> " If I make a computer program that models one set of data as another
> set of data, why would some third representation arise to mediate the
> two? More importantly how could it arise? It doesn't make sense."
> I can't even follow this objection/question.
A good reason to consider it more closely.
>I model the world, and
> experience my model.
If you model the world directly, then you are experiencing the world and don't need a model. If you mean that your brain models the world then it is your model that is experiencing your brain and your brain that is experiencing the world (without a model). It all doesn't matter since at some point you have to experience something. If you don't need a model to experience your model of the brain's experience of the world, then why would you need any model at all to experience anything? What is it about the brain that requires an intermediary model for it to be what it already is and make it seem like it is doing something other than what it is already doing?
> I write AI algorithms that do that all the time.
> Then I have an identity theorem that says that the model IS the
> experience. Done. What's the problem? What doesn't make sense?
Your algorithms only model information for your benefit. The computer doesn't model anything. All the computer knows is 'if x byte at m memory location is n value, then change y bytes at ym memory locations to n values. It is entirely dependent upon a material substrate that can be used to detect, change, and detect changes within it.
In a computer program there is no model because it's not literal to begin with. It's all a model - for our eyes and fingers and minds, not for the computer. The experience of the computer is only the microelectronic phase transitions (and whatever qualia might be associated with them from the inside...certainly nothing like the software GUI we see with out eyes and understand with our mind on the outside.)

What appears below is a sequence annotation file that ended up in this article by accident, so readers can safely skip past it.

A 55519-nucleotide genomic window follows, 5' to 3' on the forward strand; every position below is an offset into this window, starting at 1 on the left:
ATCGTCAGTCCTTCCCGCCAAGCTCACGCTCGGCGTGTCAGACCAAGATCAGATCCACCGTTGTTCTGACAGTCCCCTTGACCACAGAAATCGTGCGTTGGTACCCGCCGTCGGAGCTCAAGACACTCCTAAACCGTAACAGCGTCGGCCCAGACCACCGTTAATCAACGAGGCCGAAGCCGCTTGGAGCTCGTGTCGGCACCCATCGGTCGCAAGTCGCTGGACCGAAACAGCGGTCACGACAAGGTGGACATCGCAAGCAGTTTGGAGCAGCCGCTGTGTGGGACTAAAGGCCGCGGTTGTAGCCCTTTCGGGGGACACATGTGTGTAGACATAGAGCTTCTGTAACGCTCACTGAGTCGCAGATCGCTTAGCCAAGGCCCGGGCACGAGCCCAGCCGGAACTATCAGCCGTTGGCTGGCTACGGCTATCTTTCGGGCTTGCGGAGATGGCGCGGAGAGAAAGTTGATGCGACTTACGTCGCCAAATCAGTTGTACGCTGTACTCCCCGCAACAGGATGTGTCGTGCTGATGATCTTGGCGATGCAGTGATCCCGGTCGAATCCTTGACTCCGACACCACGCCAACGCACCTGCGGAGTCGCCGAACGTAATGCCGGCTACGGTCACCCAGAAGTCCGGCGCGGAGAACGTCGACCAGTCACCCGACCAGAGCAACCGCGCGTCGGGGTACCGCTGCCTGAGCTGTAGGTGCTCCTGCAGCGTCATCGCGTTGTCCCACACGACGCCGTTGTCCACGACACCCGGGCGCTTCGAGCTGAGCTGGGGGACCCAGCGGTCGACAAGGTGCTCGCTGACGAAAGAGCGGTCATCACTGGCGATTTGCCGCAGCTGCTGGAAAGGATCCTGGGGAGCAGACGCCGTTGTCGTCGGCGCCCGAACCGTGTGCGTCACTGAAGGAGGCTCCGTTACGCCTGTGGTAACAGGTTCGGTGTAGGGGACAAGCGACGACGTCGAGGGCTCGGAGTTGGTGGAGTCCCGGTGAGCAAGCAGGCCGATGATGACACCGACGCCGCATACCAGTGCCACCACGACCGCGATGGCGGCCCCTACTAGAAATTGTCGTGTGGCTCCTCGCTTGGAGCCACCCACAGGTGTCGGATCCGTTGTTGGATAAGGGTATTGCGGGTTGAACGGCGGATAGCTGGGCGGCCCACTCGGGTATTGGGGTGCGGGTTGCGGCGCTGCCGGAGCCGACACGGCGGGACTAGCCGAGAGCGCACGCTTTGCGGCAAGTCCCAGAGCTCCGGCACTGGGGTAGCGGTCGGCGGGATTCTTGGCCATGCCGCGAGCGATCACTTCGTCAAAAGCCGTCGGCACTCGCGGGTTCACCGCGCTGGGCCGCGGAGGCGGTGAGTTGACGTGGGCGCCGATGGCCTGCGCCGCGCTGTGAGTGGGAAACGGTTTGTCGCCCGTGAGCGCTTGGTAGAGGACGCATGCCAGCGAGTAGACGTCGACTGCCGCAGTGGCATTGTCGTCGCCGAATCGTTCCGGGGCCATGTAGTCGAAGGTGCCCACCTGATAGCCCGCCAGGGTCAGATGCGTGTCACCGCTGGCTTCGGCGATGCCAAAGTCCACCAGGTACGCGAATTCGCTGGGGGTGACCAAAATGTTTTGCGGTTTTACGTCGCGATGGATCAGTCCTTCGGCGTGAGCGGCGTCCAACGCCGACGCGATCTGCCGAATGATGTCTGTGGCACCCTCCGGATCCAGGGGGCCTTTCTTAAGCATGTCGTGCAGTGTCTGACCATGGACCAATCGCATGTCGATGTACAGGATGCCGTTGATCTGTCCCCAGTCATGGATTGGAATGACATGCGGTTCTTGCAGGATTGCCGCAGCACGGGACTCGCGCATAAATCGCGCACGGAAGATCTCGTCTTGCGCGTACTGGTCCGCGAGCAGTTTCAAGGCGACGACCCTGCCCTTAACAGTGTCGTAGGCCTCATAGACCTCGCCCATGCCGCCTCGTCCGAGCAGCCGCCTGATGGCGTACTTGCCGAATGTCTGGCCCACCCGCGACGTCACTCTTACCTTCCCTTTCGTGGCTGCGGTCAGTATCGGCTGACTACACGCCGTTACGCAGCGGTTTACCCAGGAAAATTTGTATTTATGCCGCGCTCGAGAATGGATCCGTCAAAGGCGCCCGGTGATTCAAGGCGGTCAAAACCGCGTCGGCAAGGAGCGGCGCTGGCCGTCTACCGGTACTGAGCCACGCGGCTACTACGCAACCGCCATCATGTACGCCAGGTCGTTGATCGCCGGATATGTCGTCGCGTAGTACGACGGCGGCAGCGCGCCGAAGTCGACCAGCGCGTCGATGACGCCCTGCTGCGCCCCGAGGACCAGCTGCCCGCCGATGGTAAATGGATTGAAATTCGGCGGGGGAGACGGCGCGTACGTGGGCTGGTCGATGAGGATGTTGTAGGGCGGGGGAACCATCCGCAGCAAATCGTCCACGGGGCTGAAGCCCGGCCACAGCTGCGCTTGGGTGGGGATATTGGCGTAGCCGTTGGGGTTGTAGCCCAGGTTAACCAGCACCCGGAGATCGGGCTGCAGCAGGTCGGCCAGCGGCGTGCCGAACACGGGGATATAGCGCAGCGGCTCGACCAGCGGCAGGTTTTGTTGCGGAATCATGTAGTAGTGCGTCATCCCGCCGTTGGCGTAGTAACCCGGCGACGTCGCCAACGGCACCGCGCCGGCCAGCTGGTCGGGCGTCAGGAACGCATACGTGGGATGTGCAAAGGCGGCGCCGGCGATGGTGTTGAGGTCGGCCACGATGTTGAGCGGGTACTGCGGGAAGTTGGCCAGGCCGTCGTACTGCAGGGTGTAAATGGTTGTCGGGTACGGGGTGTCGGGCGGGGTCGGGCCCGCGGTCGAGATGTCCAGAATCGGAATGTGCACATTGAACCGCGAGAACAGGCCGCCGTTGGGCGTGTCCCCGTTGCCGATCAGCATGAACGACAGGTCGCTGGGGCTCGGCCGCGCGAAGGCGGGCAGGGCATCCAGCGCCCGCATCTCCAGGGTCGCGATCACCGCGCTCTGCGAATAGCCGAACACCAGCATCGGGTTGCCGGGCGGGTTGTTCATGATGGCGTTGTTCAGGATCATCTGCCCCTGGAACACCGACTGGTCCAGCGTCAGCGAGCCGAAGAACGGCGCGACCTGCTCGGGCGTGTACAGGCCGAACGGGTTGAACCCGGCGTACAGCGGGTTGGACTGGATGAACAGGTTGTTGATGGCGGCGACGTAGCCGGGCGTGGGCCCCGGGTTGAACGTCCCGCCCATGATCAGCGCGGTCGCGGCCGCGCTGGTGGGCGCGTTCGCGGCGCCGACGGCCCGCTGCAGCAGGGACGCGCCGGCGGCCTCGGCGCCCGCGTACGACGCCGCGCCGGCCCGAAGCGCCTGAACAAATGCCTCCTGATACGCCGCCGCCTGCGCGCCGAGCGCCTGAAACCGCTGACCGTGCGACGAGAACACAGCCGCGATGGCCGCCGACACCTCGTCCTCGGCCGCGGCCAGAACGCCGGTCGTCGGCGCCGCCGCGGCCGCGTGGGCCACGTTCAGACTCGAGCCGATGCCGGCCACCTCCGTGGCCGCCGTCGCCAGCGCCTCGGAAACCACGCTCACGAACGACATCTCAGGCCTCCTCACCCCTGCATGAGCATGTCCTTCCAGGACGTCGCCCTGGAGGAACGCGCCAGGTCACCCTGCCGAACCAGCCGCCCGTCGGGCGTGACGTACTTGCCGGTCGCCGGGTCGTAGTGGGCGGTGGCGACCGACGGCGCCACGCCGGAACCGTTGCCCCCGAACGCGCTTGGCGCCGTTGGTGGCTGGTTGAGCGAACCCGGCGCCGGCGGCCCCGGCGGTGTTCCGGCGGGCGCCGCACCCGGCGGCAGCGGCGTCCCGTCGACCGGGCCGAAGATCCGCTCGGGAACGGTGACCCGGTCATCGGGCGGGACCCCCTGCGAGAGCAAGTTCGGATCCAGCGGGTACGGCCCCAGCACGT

Models don't ex-ist. They in-sist as part of the sense-making experience of a sophisticated organism which has evolved cognitive elaboration to its sense channels. A sign that says STOP is a model of the experience of being warned to decelerate immediately and avoid oncoming traffic and moving violations. It's only a model to us, because we know how to read it. If the model ex-isted, then deer would obey stop signs and be better off.
> In any event, while interesting, this conversation needs to be tabled
> while we work out the camp hierarchy. You can try to convert me to a
> different place in the hierarchy after we work out what the hierarchy
> should look like. >
Ok, but I don't know what is the rush to crash this train into the brick wall it's headed for. I'm trying to show you how to switch tracks.
> Specifically, we need to come to a conclusion about how we are going to
> define qualia in the RQT camp, so that us RF's can decide if we belong
> in RQT, or if we need to make our own representational experience
> theory camp. If you guys really want to define qualia as some extra
> physical stuff, and if you think that matches common usage best, then
> that's ok, we will just create a RT or RET (Representational Experience
> Theory) camp, that doesn't involve these extra things, and join that.
> Eventually, RQT would also join this new super camp. But if we go that
> route, then it seems to me that there is no difference between RQT and
> PD... since it is PD that specifically tries to suppose that there is
> something EXTRA involved in qualia. The purpose of splitting them was
> to push all that belief in "extra stuff" down into the PD camp, so that
> there is a place for those like myself, Mike, and Dennett, that don't
> believe in the extra stuff.
I gave it a shot earlier playing devil's advocate, but no matter how I try to make RQT into a plausible and defensible position, it can only unravel itself like the weightless, ungrounded approach that it seems to be.